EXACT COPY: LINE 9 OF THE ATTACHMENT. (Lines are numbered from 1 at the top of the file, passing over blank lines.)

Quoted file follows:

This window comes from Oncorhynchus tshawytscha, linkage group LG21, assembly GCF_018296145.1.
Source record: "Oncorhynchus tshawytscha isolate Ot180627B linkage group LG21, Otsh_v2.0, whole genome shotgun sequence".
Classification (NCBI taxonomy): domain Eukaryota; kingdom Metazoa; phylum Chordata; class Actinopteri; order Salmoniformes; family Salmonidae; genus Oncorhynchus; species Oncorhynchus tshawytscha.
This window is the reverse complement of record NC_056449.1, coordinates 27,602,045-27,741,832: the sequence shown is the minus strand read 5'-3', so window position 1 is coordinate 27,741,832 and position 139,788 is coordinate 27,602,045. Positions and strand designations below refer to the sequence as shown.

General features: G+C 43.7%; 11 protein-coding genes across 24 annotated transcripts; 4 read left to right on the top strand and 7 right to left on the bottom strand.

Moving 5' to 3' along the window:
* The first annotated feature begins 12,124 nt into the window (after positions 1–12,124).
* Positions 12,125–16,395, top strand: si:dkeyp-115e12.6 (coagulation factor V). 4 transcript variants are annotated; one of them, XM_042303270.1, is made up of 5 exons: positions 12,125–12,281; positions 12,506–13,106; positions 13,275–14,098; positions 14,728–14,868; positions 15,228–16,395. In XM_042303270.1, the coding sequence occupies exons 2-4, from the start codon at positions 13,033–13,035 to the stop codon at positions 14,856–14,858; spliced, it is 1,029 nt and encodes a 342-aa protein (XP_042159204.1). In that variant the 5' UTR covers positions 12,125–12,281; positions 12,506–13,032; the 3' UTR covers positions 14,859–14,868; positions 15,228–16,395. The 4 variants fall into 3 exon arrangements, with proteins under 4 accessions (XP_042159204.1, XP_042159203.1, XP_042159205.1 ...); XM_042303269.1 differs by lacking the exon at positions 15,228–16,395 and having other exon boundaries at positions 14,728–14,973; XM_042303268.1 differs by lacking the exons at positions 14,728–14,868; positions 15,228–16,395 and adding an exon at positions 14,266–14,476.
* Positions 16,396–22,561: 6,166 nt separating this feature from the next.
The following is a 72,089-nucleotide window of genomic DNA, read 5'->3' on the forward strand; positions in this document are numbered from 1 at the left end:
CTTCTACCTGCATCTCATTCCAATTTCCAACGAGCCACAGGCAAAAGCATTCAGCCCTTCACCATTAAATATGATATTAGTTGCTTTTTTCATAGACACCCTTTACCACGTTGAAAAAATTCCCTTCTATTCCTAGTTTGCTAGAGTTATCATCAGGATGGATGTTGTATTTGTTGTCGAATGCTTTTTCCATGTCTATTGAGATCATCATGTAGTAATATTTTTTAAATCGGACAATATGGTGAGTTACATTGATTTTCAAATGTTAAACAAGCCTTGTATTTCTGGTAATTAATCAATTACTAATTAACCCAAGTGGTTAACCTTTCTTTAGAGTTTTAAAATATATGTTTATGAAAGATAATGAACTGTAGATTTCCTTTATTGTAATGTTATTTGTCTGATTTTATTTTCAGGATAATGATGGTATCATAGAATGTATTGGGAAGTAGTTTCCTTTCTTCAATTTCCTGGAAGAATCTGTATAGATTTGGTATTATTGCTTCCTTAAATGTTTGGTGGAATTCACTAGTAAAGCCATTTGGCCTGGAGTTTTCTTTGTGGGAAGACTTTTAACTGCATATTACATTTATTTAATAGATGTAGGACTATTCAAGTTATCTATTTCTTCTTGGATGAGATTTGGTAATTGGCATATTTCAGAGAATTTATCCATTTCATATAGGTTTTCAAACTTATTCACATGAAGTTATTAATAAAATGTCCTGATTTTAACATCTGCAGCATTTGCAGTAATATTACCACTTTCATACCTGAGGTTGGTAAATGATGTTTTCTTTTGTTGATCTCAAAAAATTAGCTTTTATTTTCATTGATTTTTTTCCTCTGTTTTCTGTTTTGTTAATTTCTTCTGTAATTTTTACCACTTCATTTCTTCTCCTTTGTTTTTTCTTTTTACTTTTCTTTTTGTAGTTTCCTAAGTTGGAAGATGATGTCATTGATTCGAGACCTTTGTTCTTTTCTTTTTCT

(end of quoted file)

* Positions 16,396–22,561: 6,166 nt separating this feature from the next.